My observation is that we have slackers in every generation (in my father’s time they were called “goldbricks.”) I taught with a fellow whose big accomplishment was getting to school at all. And it was said he did nothing at all when he got there.
And, to be sure, there are young people who don’t do squat. I once had a student whose avowed purpose in life was to “slack.’ And slack he did. He worked after school in a bakery, a job that takes a concerted effort to slack off.. Some of my other students worked with him and said, yes, he was slacker and created work for everyone else with his dedication to slacking.
Which reminds me of The Three Rules of Work posited by the father of one my daughters’ friends. These are simple and would make a difference if we all went by them at work. They are:
1. Come to work.
2. Do work.
3. Don’t create work for others.
Now, it is my belief that the young people in our midst work hard and follow the Three Rules of Work. Most people I know, in fact, work far harder than they need to, often at a resultant cost.
Among the young, since the best “potism” is nepotism, I think of our two daughters as hard and exceptionally competent workers. Amy is a fourth grade school teacher who impresses me with her dedication, skill, knowledge and compassion. She is after thirteen years in the classroom head and shoulders as a teacher above what I was after 32 years. Alyssa is funny, smart, empathic and knowledgeable in her job as a H.R. specialist for a hugmongous corporation. If you want to know from H.R., check with Alyssa. And if you need an advocate, you want her on your side whether you have been abused by a indifferent faceless business or had a flight cancelled, you want her to step up and get these folks to do the right thing.
Then there are our nephews, Jonathan and Joshua. Jonathan is the hardest working fellow I know with an incredible sense of humor, and a kindness not often seen in young men. Josh for some time now had been the coolest person I know and has been all over his job since day one. They all make me so proud of them.
I asked Amy and Alyssa’s friends on Facebook to send me their occupations. Such a list indicates the sharpness of these young people and how hard they have to work: HRIS analyst,
quality assurance coordinator and trainer, realtor, financial representative, sales manager, associate pastor, military social worker, accountant, career counselor, transportation research scientist, administrator, assistant director of music ministries, vice president of a company, neighborhood HR lady, teacher, veterinarian, lawyer, college professor, singer/cantor, cashier, executive assistant, kindergarten teacher's assistant, pediatric nurse, pediatric pharmacist, mother, single parent, soldier, Marine, and fire fighter.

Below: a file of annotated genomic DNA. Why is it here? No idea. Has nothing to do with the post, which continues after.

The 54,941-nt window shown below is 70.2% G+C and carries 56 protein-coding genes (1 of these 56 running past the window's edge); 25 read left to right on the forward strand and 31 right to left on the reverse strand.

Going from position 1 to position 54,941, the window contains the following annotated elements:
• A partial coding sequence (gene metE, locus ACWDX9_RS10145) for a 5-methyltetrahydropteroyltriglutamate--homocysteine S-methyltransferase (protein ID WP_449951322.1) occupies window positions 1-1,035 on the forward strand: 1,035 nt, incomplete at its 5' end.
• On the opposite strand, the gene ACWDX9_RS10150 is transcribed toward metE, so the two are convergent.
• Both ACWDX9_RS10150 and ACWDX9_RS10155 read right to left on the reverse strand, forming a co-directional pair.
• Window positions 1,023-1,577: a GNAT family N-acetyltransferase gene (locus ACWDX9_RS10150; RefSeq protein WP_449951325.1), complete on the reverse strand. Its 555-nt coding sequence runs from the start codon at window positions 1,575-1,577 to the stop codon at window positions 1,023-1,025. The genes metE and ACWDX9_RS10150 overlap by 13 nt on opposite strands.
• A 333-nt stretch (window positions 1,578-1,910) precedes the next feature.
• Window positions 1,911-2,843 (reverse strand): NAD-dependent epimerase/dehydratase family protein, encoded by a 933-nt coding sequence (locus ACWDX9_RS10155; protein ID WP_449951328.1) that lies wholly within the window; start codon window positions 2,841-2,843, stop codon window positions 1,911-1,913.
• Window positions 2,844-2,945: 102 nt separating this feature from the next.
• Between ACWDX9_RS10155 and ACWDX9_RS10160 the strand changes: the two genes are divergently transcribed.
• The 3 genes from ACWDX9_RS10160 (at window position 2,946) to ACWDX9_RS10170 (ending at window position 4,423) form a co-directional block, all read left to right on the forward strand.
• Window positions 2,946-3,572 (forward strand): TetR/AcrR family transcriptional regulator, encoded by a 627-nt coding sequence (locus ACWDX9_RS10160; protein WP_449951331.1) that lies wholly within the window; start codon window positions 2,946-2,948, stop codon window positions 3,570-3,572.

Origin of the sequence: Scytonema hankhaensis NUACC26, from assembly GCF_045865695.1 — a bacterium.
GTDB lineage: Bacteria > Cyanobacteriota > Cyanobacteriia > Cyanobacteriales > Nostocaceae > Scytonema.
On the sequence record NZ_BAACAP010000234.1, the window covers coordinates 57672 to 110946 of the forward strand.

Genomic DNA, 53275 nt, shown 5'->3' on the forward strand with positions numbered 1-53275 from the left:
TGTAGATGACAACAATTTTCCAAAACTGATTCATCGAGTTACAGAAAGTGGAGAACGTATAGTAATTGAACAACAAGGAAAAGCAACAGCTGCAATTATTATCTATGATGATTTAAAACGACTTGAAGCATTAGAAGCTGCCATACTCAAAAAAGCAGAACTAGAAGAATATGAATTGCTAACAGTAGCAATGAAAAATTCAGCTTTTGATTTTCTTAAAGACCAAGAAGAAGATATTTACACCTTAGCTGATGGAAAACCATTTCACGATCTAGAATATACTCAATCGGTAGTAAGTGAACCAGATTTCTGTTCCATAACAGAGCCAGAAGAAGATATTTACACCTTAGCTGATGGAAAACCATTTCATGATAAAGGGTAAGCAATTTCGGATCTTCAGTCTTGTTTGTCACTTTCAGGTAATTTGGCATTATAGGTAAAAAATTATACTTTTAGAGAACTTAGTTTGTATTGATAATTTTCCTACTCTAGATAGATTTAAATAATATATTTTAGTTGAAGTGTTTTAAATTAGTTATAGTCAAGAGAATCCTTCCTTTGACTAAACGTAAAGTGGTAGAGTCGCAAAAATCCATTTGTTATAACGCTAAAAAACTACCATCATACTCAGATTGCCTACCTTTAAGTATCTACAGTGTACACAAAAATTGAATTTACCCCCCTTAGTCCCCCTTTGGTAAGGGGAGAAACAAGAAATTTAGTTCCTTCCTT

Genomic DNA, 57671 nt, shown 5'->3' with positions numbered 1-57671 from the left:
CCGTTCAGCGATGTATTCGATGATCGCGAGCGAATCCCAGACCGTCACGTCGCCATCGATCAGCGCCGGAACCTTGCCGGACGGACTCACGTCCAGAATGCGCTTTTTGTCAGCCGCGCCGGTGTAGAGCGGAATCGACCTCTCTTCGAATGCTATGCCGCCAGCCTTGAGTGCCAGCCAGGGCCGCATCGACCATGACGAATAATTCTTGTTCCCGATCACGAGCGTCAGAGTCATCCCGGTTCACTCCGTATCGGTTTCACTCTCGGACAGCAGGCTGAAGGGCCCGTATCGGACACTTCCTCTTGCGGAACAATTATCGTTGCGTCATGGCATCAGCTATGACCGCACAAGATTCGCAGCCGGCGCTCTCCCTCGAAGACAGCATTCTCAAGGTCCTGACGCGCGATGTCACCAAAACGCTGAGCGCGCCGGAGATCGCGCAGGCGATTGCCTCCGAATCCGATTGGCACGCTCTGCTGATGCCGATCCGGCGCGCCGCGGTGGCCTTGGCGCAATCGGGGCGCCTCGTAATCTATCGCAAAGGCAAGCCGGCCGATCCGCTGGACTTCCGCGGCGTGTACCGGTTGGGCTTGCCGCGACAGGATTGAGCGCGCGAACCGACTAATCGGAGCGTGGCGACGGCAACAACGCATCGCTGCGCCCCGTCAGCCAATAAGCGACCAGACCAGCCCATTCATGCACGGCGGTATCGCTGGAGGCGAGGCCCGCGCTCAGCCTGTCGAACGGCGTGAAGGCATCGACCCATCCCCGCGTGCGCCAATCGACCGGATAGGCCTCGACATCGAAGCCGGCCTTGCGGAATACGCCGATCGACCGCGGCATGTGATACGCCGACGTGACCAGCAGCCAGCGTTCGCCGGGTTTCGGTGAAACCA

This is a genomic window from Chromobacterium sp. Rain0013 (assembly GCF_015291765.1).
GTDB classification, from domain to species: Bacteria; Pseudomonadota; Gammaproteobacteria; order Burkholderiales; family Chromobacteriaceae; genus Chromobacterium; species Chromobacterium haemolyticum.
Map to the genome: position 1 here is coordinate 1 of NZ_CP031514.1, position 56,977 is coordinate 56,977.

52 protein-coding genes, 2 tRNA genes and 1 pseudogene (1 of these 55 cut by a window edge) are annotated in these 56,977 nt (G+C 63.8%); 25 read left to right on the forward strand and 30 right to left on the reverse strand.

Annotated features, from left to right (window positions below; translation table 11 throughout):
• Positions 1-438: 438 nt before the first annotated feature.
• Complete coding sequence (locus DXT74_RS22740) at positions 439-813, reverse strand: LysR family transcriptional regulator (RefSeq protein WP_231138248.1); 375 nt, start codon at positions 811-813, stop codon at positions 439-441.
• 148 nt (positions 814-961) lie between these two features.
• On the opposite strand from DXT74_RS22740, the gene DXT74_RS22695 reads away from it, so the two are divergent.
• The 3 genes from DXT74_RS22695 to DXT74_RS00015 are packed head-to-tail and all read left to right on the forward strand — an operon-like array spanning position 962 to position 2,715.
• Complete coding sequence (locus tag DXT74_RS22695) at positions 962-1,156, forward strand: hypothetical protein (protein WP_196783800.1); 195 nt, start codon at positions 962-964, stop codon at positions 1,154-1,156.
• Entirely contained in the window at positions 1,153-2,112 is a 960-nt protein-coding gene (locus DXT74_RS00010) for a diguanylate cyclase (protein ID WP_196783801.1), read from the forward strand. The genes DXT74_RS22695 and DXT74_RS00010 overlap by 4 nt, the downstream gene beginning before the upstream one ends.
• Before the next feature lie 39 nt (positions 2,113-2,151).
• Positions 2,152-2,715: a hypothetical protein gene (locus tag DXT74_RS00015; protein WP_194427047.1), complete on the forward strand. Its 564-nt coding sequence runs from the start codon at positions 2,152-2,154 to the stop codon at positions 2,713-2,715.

Keep it up, guys! You kids are all right!
Monday, February 18, 2013
This situation reminds me of the old joke about the man who owned a boomerang. He became very upset one day and made an appointment with a psychiatrist. When they met, the man was obviously agitated. "Tell me what is troubling you," the psychiatrist said.
"It's my boomerang," the man answered.
"Yes, I keep trying to throw it away but it keeps coming back."
I told you it was an old joke. And also not a very good one. But I was thinking of it a couple of weeks ago when I tried to throw an old trash can away.
I put it out beside the main trash can since that was too full to put the discarded trash can into the main can.
The nice trash people didn't take it.
The next week, I did put it into the main trash can. They carefully left it by the curb.
I'm glad they're careful to not throw away something that might be useful. But I didn't want the trash can any more. It was dirty and ripped up. So, I did what I should have done in the first place, and put it into a trash bag. The trash people took it. End of story.
Life continues to have lessons to teach us, if only we look for them. I wish I had a nice aphorism to sum this up, but I don't. Sigh.